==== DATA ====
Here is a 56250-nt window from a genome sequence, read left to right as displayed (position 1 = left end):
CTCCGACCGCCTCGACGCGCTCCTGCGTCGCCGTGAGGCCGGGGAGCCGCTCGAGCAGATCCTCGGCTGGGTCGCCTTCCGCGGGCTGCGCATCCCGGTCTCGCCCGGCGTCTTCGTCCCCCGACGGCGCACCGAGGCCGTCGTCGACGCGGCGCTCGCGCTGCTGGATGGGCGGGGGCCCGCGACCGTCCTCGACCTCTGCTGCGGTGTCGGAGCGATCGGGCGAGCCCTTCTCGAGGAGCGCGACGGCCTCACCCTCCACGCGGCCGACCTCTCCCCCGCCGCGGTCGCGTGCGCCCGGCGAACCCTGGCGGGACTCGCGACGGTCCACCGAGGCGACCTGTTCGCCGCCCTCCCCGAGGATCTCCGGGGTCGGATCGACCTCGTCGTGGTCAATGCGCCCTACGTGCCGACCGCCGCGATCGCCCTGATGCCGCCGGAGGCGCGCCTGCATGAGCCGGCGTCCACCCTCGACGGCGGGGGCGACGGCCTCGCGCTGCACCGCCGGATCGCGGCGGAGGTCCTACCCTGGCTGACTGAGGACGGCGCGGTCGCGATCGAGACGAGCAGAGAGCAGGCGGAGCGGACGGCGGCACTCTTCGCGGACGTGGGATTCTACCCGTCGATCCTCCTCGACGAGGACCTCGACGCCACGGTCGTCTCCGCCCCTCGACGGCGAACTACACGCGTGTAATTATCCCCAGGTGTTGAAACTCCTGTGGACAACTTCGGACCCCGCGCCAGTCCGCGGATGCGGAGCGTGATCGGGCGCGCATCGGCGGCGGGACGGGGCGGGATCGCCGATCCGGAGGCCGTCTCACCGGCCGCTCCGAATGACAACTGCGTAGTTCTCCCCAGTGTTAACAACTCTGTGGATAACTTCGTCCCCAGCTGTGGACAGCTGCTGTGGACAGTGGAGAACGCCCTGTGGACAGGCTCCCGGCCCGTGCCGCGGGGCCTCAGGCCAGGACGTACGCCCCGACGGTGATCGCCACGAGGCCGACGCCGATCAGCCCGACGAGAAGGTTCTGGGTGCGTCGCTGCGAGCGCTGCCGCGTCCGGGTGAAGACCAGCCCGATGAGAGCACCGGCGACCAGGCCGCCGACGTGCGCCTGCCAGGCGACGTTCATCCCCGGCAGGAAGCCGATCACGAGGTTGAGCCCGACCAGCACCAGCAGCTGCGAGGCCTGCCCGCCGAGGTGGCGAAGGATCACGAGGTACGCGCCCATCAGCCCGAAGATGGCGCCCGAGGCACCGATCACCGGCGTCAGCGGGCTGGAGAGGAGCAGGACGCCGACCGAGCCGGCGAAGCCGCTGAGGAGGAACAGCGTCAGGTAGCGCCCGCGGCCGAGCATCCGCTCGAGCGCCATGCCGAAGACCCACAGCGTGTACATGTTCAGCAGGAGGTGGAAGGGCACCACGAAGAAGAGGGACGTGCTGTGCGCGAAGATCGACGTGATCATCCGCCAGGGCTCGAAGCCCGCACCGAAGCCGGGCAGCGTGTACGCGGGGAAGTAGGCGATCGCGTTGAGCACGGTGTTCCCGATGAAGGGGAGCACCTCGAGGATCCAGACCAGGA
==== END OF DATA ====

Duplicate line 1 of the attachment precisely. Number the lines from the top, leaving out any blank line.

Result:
Here is a 56250-nt window from a genome sequence, read left to right as displayed (position 1 = left end):